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Yoana Ahmetoglu, PhD student at UCLIC, receive an Honourable Mention Award for her paper To Plan or Not to Plan? A Mixed-Methods Diary Study Examining When, How, and Why Knowledge Work Planning is Inaccurate (co-authored with Duncan P Brumby and Anna L Cox)
Sabbatical thoughts on productivity, the planning fallacy and recovery – month 2 of the commitment calendar
Following my previous post on the commitment calendar I was asked to share the spreadsheet that I am using to help me get a sense of what I have committed to do each month. The link to that is here.
This is now the second month of using it. I sat down on the morning of the first working day of the month to plan out what I was going to get done, and when that was going to happen. I have found it easiest to use half days as the smallest unit. Coming up with the list of stuff that has to be included takes a few steps:
1) Standard predictable things like scheduling some time each week to review my to-do list, plan what needs to be done, update this spreadsheet, schedule stuff in my calendar, etc. I’m scheduling half a day a week for this. The first one of these in the month is used for planning the rest of the month but it’s not clear what the rest of these slots will be used for yet. Sure, I’ll need a bit of time every week to check my to-do list etc but I hope I won’t need half a day a week. This will allow for a little slack in the schedule. I am also being explicit that I need time to do email. I am blocking out half a day a week to get my inbox to zero and respond to messages and do small admin tasks.
2) Then there is the stuff that will vary depending on what your roles are as an academic. I’m including supervision time: how much time you devote to this will depend on how many students you have but need to cover all the time spent on face to face contact, reading and commenting on drafts, etc. I’ve also added in time for teaching (to cover preparation, contact time and marking) and time for citizenship/admin roles such as sitting on committees and leading programmes.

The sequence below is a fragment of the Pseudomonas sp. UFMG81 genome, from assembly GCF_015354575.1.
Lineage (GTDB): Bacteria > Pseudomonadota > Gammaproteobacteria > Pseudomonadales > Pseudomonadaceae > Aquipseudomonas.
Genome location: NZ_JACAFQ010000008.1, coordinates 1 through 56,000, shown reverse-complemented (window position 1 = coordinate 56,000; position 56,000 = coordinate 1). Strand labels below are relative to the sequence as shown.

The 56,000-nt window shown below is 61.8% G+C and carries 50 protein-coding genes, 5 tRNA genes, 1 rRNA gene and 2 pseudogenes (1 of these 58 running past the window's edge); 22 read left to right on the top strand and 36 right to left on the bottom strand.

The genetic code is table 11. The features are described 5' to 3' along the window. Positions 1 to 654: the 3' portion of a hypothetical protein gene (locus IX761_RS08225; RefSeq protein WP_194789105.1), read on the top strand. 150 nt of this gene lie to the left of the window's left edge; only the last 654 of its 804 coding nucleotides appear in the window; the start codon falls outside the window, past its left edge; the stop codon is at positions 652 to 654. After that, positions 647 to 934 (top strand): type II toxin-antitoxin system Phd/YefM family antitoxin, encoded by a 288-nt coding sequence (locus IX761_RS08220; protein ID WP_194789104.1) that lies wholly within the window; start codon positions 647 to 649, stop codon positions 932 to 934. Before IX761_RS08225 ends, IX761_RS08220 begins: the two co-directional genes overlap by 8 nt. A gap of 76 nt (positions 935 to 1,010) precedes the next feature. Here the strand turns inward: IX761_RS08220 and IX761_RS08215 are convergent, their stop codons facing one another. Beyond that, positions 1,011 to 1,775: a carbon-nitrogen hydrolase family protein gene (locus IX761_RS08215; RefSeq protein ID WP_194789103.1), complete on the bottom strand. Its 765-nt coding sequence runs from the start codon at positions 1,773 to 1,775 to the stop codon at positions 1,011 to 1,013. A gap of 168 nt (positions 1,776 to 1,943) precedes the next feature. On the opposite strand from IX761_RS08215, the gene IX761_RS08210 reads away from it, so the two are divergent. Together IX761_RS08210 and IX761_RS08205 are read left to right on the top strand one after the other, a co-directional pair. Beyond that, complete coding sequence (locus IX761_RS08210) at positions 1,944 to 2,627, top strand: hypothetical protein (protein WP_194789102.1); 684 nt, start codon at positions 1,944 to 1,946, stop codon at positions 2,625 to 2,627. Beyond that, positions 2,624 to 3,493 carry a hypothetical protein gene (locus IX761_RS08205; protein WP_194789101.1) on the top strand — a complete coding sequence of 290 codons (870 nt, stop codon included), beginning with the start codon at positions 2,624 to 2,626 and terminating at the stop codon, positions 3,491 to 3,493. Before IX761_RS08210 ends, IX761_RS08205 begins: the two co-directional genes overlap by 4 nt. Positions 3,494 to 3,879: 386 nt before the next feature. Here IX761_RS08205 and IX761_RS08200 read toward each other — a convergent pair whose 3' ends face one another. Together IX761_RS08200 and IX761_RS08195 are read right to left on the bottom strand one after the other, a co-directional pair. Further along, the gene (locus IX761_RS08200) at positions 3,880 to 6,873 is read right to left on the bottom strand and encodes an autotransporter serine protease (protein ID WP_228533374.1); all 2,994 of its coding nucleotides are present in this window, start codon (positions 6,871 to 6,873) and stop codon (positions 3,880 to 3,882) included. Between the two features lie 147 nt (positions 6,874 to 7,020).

3) Stuff that’s happening this month only – this will be things like attending a conference or taking some holiday.
The next thing that happened was I realised just how over-committed I was for the month. As a result I decided that there were some things that weren’t going to happen this month. Having to make hard decisions and accepting that I can’t get everything done that I might like to has made it easier to say no to other requests that have come in over the past week.
I have found it useful to schedule half day slots in my diary that relate directly to the commitments so i know when I am going to get each of these things done. This is helping me see what can get done in half a day (and what can’t!). For example, is half a day enough time to read a paper and write a review for it? I am hoping that this provides me with more insight into how long it takes you to do different things so it is easier to plan with more accuracy (though it’s well known that we find it very difficult to avoid being overconfident about what we can achieve in a given time https://en.wikipedia.org/wiki/Planning_fallacy ) Even engaging in this planning task has helped me realise that there are some things that I can’t do as early as I would like.
So far this week my 3 working days have been MUCH longer than I had wanted or planned for them to be. This suggests that I’m still overestimating what can be done in a given amount of time. It has also meant that today (Thursday) I’ve been much less productive than I wanted to be and have struggled to motivate myself to do the things I had planned to do. Hopefully tomorrow I will have recovered enough to have the energy to catch up with the things on today’s list that haven’t been finished.